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As a matter of clarification, where a designer is employed, the employer will be the owner of the design. I hope that, in the mean time, this provides sufficient reassurance to the noble Lords, Lord Young and Lord Stevenson. I ask the noble Lord, Lord Young, to withdraw his amendment.

Lord Young of Norwood Green: I thank those who have participated in the debate. My noble friend Lord Howarth raised an interesting point about the balance of rights between the commissioner and the designer. We have had some explanation from the Minister, but I welcome the fact that he will write to us, too. The Minister also talked about working with stakeholders to ensure greater understanding in this area. Again, we would welcome more details of the nature of that work. I do not necessarily expect the noble Viscount to have the answer here, but perhaps he could let us know. Finally, we have been talking about contracts. Is there potential for an unfair contracts Act in relation to what we have been discussing? With those questions, I beg leave to withdraw the amendment.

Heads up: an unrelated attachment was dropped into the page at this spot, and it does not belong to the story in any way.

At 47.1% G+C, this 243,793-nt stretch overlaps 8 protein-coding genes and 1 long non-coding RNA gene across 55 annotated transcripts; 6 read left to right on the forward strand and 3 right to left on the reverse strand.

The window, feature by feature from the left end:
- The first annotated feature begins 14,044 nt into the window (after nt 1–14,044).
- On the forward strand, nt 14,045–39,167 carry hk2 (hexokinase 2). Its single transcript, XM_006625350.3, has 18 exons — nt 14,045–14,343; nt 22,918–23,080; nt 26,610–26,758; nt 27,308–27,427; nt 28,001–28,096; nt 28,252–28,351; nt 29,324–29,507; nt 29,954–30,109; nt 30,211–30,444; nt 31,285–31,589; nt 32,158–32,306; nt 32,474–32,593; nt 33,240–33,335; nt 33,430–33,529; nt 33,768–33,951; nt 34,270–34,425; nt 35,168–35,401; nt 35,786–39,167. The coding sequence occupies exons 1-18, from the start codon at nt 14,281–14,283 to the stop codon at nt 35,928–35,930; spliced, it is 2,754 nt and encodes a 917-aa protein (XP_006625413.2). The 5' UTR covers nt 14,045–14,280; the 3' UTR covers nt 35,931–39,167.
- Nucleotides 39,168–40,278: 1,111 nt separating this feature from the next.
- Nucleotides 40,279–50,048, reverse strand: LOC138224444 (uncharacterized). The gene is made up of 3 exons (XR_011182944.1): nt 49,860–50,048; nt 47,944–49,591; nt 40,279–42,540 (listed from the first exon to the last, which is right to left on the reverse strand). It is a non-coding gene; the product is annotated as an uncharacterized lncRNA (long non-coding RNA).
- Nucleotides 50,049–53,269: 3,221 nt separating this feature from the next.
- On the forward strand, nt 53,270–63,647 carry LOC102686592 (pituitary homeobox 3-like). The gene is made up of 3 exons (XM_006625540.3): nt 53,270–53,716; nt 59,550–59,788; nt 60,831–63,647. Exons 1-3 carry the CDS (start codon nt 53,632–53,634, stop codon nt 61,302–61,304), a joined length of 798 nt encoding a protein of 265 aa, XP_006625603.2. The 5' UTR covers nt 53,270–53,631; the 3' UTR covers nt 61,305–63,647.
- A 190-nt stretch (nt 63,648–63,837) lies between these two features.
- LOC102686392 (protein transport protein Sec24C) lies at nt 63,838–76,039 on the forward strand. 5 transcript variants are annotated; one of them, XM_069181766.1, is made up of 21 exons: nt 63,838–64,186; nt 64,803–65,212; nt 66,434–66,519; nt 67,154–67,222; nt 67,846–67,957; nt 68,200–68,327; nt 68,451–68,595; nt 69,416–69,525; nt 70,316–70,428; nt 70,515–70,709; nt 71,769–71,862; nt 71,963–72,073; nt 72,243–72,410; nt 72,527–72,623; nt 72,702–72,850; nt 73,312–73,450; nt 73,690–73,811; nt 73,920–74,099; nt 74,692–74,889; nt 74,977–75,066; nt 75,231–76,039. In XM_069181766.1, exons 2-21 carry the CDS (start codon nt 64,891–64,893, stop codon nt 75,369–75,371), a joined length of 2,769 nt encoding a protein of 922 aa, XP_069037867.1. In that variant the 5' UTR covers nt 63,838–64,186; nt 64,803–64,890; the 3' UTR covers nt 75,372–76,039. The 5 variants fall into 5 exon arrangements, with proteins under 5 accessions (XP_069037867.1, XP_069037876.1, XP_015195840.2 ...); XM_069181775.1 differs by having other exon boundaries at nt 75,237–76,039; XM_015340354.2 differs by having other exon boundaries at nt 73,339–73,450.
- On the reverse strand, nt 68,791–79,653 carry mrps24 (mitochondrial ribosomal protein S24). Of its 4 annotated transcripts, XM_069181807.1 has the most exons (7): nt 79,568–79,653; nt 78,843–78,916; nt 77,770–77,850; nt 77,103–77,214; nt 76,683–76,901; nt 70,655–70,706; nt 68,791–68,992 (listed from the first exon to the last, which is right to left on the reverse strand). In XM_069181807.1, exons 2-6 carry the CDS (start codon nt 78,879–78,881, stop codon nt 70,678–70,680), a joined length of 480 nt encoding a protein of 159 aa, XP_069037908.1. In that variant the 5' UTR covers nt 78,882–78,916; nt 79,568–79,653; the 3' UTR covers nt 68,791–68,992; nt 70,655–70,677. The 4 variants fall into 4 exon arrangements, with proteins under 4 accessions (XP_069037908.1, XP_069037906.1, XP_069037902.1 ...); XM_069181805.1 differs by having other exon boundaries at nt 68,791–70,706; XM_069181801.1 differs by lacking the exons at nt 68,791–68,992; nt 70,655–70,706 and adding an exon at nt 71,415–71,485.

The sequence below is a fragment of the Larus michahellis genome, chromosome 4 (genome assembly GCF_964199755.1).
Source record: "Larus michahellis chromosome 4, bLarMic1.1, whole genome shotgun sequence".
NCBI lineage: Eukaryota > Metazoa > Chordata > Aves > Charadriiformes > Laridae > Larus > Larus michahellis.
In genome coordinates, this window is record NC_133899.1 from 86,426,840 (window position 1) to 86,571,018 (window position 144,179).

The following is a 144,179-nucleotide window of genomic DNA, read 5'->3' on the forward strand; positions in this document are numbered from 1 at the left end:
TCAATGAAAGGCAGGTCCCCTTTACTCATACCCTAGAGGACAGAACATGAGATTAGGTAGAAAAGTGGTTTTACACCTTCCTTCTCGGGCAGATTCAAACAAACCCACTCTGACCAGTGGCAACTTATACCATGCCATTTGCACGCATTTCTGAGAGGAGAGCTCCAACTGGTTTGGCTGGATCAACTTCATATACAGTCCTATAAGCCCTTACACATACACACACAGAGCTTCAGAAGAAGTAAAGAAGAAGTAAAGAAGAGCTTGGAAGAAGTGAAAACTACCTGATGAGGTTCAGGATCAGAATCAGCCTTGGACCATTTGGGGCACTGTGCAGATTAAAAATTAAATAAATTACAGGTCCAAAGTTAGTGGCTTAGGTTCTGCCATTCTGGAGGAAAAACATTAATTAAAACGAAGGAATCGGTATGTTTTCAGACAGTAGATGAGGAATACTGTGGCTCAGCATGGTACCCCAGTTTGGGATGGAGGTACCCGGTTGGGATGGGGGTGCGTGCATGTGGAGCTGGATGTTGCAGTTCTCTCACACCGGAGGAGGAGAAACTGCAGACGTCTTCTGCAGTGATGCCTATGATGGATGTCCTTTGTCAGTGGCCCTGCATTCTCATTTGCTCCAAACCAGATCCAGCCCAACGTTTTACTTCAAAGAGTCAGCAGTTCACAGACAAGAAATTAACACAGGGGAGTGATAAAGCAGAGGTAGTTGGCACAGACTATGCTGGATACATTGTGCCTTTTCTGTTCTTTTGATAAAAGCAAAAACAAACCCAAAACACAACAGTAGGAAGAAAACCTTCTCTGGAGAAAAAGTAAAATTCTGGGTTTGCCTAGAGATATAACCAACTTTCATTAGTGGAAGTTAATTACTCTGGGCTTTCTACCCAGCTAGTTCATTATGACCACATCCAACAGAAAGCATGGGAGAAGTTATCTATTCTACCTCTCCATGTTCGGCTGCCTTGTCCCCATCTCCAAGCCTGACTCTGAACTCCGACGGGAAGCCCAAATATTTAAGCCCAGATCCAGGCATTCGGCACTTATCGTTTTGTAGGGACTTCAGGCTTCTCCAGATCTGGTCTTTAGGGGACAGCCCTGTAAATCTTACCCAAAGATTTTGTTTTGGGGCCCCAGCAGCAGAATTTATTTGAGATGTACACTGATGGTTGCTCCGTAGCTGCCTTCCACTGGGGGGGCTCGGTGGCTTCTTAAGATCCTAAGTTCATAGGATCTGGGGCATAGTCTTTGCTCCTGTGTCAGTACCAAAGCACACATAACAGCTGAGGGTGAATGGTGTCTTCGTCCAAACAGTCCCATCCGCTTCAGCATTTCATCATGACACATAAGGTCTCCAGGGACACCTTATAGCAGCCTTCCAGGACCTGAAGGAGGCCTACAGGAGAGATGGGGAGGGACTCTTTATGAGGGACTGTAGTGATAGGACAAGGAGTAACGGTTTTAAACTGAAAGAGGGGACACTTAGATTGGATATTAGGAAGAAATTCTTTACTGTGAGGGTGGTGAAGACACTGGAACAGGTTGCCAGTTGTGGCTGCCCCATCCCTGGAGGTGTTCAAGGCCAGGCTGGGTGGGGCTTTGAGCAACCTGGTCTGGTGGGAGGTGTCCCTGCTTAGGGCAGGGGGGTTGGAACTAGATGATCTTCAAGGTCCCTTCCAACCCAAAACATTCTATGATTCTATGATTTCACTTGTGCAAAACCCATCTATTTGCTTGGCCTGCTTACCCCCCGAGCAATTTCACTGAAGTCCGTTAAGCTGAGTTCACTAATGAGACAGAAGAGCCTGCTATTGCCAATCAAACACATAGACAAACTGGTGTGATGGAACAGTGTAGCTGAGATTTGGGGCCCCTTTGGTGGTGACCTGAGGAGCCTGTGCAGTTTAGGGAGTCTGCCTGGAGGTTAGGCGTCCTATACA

Amendment 3 withdrawn.

Amendment 4

Moved by Lord Stevenson of Balmacara

4: Clause 2, page 2, line 31, at end insert—

“( ) For section 259 of the Copyright, Designs and Patents Act 1988 (joint designs) substitute—

“Joint designs

(1) Where two or more persons have jointly developed a design, design right shall vest in them jointly.

(2) Where two or more persons are proprietors of unregistered design right or community unregistered design right, then, subject to the provisions of this section and subject to any agreement to the contrary—

(a) each of them shall be entitled, by himself or his agents, to do in respect of the design concerned, for his own benefit and without the consent of or the need to account to the other or others, any act which would apart from this subsection, amount to an infringement of the design right concerned; and

(b) any such act shall not amount to an infringement of the design right or unregistered community design right concerned.

(3) Subject to any agreement for the time being in force, where two or more persons are proprietors of design right or unregistered community design right one of them shall not without the consent of the other or others grant a licence under the design right or assign or mortgage a share in the design right or in Scotland cause or permit security to be granted over it.